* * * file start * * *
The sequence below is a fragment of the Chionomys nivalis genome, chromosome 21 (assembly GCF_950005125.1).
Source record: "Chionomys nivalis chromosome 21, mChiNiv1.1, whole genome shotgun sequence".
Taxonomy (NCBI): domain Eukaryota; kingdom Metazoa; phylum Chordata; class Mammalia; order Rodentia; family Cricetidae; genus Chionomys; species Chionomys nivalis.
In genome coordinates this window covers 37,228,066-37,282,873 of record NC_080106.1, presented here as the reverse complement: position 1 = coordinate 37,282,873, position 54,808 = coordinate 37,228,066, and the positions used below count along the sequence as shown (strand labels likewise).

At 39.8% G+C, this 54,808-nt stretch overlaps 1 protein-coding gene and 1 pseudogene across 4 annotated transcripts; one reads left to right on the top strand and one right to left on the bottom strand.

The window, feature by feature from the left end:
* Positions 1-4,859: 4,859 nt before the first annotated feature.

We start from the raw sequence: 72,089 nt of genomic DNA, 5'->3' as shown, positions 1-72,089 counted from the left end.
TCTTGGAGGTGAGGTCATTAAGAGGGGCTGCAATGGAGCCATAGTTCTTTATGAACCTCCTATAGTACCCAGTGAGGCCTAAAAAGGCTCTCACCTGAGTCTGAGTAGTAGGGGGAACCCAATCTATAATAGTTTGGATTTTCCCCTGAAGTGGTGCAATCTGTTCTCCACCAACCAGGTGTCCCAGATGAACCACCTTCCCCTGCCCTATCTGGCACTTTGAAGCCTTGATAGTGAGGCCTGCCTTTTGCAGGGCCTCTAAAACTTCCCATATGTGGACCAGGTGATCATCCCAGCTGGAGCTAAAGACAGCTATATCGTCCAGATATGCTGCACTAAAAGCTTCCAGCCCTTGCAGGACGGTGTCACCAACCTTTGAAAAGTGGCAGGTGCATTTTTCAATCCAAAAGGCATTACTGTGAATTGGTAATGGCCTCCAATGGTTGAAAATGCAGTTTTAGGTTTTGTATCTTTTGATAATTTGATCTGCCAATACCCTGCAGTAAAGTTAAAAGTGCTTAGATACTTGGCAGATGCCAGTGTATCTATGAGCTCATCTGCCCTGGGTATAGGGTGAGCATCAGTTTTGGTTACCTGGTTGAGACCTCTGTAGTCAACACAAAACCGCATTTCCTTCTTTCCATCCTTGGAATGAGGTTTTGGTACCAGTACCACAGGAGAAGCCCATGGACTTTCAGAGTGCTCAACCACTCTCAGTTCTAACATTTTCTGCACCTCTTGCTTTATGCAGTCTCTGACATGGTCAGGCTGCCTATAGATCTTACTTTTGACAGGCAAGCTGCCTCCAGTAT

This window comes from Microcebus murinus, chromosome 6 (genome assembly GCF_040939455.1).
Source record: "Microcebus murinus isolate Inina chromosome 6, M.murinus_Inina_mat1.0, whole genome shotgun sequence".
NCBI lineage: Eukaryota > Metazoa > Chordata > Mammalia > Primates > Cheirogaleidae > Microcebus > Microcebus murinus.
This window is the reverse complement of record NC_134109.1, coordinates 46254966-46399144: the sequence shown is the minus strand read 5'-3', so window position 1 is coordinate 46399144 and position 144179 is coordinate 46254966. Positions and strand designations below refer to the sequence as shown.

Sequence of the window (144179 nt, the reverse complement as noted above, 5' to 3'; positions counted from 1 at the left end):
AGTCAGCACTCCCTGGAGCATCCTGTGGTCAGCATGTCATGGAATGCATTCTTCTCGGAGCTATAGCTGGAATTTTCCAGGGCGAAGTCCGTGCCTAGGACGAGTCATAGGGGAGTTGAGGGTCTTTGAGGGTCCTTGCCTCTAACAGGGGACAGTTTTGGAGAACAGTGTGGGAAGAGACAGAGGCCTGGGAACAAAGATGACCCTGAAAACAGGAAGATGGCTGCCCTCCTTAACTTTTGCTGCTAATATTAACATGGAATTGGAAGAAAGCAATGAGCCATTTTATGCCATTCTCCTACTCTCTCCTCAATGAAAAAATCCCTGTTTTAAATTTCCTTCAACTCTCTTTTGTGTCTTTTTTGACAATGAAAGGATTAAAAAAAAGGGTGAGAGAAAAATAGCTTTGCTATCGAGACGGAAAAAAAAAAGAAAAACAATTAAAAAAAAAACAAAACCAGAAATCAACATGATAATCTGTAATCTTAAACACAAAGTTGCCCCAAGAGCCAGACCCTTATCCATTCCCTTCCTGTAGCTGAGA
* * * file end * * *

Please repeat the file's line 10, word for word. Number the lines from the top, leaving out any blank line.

This window comes from Microcebus murinus, chromosome 6 (genome assembly GCF_040939455.1).